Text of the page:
Decking Screws or Nails for your Deck

A fairly common topic this one and one that often sparks huge debate amongst professional deck fixers, tradesmen and renovators. I guess the right answer is ….there isn’t one,  it’s largely down to personal preference and there are pros and cons for each. Firstly it should be borne in mind that there are lots of factors that affect choice of fixing such as, the location, type of decking timber, type of joist timber, finish requirements, exposure, labour and of course cost.

Generally speaking nails are much cheaper to buy and a lot faster to lay, typical deck nails should be rounded or rose headed with a twisted shank to grab the timber and they are usually fitted in hardwood decks by predrilling the timber and then hand nailing, nail guns can be used if the nails are specific for decks but beware of using standard nail gun timber nails, they are fast to fit but simply not suitable for the purpose and will lead to problems later.

Screws give a far better fix, however they can be more expensive and a lot slower to lay, they have considerably more longevity once installed and are unlikely to need any maintenance. The most common guage of deck screw is 10g (or 5mm) with a 8-9mm diameter head so they gain a lot of strength in the body from the thickness and create a lot of hold down force in the board due to the size of the head.

Nails can be far more unobtrusive than screws although screw heads are available in smaller sizes for a more aesthetically pleasing look. Dependant on your climate, nails can require a considerable amount of maintenance and if you live in a hot temperate area then I wouldn’t recommend nail use at all. The following images are from my own personal decks, there are 2, one on an upper level which is fully exposed to the extreme Australian summer sun and humidity and a lower ground floor deck which is mostly shaded, they have both been nailed and are both 19mm hardwood on softwood structural joists.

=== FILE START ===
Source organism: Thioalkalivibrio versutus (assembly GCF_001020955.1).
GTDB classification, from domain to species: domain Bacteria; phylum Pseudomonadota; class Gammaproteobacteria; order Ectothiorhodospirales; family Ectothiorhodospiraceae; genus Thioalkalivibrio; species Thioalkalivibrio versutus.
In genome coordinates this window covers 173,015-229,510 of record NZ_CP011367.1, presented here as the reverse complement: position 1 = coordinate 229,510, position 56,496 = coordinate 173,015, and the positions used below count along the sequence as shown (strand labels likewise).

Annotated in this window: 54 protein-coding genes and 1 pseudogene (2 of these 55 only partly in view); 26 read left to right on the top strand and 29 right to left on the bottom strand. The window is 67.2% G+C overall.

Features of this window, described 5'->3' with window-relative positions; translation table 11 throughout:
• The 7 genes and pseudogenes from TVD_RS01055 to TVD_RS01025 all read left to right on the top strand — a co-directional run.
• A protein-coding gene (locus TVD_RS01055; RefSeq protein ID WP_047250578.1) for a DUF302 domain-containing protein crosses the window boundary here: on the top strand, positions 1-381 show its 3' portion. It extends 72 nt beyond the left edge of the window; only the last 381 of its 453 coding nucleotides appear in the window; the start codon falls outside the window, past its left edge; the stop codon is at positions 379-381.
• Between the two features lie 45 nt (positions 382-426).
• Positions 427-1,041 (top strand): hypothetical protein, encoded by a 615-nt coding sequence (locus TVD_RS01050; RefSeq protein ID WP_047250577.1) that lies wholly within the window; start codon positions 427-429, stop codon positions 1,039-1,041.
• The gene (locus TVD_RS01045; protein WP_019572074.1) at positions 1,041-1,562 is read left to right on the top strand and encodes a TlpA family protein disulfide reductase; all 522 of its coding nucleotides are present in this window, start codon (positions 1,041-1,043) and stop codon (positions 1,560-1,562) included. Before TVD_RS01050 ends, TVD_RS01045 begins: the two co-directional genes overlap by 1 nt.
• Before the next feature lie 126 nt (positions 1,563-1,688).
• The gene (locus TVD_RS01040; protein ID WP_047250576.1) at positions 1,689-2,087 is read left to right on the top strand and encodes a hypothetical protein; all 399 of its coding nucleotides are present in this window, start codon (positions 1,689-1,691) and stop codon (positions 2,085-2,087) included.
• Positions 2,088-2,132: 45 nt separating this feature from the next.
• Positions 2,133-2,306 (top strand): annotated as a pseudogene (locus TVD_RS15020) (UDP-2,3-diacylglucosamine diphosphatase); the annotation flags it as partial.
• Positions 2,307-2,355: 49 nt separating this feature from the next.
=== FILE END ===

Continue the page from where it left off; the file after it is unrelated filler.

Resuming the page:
Deck Screws vs Nails

The nails ‘walk’ out of the timber creating loose boards and splits and lifting above the surface,  they need punching back down approx every 4 weeks in summer to prevent injuries to bare feet.

Deck Screws vs Nails

The ends of the boards start to lift as the nails lose there grip in the support joists.

Deck Screws vs Nails

The nailing and then re-nailing operation can lead to splitting of the joists and subsequent loosening of the nails.

Deck Screws vs Nails

The boards can start to ‘cup’ and lift at the more exposed ends leading to trip hazards.

Deck Screws vs Nails

A run of nails ‘walking out’ of the boards, these are pretty dangerous, I can tell you from experience they hurt when you catch your feet on them.

Deck Screws vs Nails

A less exposed ground floor deck also shows signs of lifting nails although not as extreme as the deck with direct sun exposure.

My conclusion, from personal experience, is that nailed decks are simply too high maintenance, nailing doesn’t provide enough hold for the constant timber movement in high temperature zones and the deck needs constant checking, particularly if there are children around. Screws offer a far more professional and permanent fix, they may be more expensive, slower to lay and maybe aren’t as attractive as nails which can be ‘lost’ in the finish, but once there in that’s it done. It’s simply a no-brainer in my opinion.

scrooz deck screw range

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